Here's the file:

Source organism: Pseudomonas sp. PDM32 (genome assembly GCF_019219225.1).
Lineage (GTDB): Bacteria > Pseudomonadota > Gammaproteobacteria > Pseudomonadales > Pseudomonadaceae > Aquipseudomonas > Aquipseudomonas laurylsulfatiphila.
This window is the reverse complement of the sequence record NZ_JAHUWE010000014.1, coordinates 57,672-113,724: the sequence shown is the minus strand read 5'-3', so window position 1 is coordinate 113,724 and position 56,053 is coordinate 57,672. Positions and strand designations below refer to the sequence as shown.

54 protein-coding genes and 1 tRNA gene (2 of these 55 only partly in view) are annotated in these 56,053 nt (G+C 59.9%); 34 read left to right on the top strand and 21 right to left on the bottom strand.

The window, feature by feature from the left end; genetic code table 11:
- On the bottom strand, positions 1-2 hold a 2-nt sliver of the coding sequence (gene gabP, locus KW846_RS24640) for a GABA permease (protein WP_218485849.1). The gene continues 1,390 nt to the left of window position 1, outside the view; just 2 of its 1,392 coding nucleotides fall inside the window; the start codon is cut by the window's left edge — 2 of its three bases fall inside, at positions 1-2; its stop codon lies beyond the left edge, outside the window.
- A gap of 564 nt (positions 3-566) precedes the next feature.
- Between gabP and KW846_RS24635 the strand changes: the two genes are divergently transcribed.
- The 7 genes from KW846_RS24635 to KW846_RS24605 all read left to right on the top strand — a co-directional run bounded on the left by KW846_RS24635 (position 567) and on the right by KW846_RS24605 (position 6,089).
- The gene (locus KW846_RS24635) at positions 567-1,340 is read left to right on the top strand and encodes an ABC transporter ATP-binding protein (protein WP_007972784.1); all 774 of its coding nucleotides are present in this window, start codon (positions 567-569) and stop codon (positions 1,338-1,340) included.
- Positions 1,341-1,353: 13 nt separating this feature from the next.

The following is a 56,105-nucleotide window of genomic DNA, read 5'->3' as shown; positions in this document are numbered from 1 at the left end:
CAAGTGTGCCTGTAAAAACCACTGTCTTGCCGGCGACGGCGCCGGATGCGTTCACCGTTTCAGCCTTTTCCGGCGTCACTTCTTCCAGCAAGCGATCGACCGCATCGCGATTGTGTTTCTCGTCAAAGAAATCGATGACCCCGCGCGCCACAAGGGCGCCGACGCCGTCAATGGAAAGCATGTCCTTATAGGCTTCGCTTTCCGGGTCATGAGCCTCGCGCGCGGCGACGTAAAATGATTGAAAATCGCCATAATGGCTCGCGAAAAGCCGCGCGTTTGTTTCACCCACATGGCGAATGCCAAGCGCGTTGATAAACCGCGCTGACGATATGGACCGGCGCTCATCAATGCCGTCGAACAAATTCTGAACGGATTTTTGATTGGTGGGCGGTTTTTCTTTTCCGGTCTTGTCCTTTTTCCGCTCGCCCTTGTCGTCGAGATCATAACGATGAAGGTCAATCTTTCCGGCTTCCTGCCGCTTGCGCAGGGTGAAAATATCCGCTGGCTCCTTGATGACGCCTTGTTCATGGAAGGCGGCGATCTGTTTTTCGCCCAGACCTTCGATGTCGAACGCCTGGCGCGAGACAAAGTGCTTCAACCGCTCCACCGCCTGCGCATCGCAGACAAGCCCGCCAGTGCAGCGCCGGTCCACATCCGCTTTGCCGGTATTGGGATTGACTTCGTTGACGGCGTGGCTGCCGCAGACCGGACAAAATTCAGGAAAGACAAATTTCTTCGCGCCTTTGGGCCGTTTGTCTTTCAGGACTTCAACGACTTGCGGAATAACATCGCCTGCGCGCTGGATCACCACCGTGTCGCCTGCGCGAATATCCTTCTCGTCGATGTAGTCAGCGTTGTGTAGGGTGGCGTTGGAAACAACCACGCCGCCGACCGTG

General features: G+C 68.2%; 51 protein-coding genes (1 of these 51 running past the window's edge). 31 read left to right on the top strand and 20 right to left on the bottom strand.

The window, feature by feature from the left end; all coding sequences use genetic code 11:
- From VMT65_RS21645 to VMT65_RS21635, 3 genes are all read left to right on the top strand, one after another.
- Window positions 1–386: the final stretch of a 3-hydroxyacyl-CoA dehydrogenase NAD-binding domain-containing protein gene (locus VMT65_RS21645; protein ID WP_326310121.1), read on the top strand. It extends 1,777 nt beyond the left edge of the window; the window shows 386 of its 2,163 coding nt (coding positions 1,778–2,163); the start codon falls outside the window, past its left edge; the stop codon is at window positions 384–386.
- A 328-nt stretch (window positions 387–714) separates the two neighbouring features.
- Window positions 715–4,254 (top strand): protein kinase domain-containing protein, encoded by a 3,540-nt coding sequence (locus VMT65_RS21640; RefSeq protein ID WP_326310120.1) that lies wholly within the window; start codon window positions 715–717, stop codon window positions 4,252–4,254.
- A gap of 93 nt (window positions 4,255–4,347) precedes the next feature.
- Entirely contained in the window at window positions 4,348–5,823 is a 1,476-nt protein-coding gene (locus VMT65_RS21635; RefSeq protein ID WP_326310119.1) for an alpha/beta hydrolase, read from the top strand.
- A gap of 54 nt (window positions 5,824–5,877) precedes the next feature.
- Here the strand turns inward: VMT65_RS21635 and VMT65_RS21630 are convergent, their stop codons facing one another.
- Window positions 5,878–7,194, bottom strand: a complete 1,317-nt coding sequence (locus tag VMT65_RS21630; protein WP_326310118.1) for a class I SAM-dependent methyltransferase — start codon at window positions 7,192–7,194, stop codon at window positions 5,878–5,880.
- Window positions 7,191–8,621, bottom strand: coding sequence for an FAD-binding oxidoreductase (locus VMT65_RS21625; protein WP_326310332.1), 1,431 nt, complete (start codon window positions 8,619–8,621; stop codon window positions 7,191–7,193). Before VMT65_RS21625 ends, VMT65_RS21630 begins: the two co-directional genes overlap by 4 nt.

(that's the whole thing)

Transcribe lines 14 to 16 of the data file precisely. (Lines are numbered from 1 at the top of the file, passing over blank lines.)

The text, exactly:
General features: G+C 68.2%; 51 protein-coding genes (1 of these 51 running past the window's edge). 31 read left to right on the top strand and 20 right to left on the bottom strand.

The window, feature by feature from the left end; all coding sequences use genetic code 11:
- From VMT65_RS21645 to VMT65_RS21635, 3 genes are all read left to right on the top strand, one after another.